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J Clin Neurosci. 2014 May;21(5):722-30. doi: 10.1016/j.jocn.2013.07.017. Epub 2013 Sep 15.

Autoimmune encephalitis: recent updates and emerging challenges.

Author information

1
Neuroimmunology Group, Institute for Neuroscience and Muscle Research, The Kids Research Institute at the Children's Hospital at Westmead, University of Sydney, Locked Bag 4001, Westmead, Sydney, NSW 2145, Australia; Department of Neurology, Westmead Hospital, Westmead, Sydney, NSW, Australia.
2
Neuroimmunology Group, Institute for Neuroscience and Muscle Research, The Kids Research Institute at the Children's Hospital at Westmead, University of Sydney, Locked Bag 4001, Westmead, Sydney, NSW 2145, Australia; TY Nelson Department of Neurology and Neurosurgery, Children's Hospital at Westmead, Westmead, Sydney, NSW, Australia.
3
Neuroimmunology Group, Institute for Neuroscience and Muscle Research, The Kids Research Institute at the Children's Hospital at Westmead, University of Sydney, Locked Bag 4001, Westmead, Sydney, NSW 2145, Australia.
4
Neuroimmunology Group, Institute for Neuroscience and Muscle Research, The Kids Research Institute at the Children's Hospital at Westmead, University of Sydney, Locked Bag 4001, Westmead, Sydney, NSW 2145, Australia; TY Nelson Department of Neurology and Neurosurgery, Children's Hospital at Westmead, Westmead, Sydney, NSW, Australia. Electronic address: russell.dale@health.nsw.gov.au.

Abstract

The knowledge of immune dysregulation and autoimmunity in neurological disorders has expanded considerably in recent times. Recognition of clinical syndromes, reliable methods of diagnosis, and early targeted immunotherapy can lead to a favourable outcome in acute and subacute neurological disorders that may be associated with significant morbidity and mortality if left untreated. This review focuses on the rapidly expanding field of autoimmune encephalitis. We describe the differences between limbic encephalitis associated with antibodies targeting intracellular antigens, and neuronal surface antibody syndromes (NSAS) where the antigens are primarily receptors or synaptic proteins located on the neuronal cell surface. We chronologically highlight important developments in NSAS by focusing on voltage gated potassium channel complex-associated antibody mediated encephalitis, anti-N-methyl-d-aspartate receptor (anti-NMDAR) encephalitis, and anti-dopamine 2 receptor antibody-associated basal ganglia encephalitis. Contentious issues such as the complexities of using serum antibodies as biomarkers, the initiation of central nervous system autoimmunity, and possible pathogenic mechanisms of these antibodies will be reviewed. The therapeutic challenges that clinicians face such as the timing of therapy and the role of second-line therapy will be discussed, with crucial concepts highlighted in the form of clinical vignettes. Future directions will involve the identification of novel antigens and methods to establish their pathogenicity, as well as evaluation of the most efficacious therapeutic strategies in patients with established NSAS.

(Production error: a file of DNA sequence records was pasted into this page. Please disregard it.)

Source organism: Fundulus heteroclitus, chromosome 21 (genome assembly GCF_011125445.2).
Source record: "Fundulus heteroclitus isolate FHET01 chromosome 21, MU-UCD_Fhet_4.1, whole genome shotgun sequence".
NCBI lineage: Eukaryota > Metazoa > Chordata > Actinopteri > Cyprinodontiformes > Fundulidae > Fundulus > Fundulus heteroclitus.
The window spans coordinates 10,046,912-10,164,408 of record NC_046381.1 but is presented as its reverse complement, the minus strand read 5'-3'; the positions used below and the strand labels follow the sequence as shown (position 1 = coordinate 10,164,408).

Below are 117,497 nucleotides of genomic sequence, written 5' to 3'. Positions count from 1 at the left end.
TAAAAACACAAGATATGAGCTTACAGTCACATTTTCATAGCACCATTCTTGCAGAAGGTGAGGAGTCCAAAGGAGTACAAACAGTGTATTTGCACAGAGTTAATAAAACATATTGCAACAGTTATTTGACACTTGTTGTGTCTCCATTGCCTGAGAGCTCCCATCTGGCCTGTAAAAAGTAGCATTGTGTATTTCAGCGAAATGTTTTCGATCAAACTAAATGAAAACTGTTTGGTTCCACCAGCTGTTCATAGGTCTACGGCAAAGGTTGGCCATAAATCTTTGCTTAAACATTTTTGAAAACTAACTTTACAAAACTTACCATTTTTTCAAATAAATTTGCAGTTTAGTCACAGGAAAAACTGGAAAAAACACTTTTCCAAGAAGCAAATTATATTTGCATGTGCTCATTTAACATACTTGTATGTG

KEYWORDS:

Anti-NMDAR encephalitis; Autoimmune encephalitis; Autoimmune epilepsy; Basal ganglia encephalitis; Limbic encephalitis; VGKC encephalitis

PMID:
24246947
DOI:
10.1016/j.jocn.2013.07.017
[Indexed for MEDLINE]

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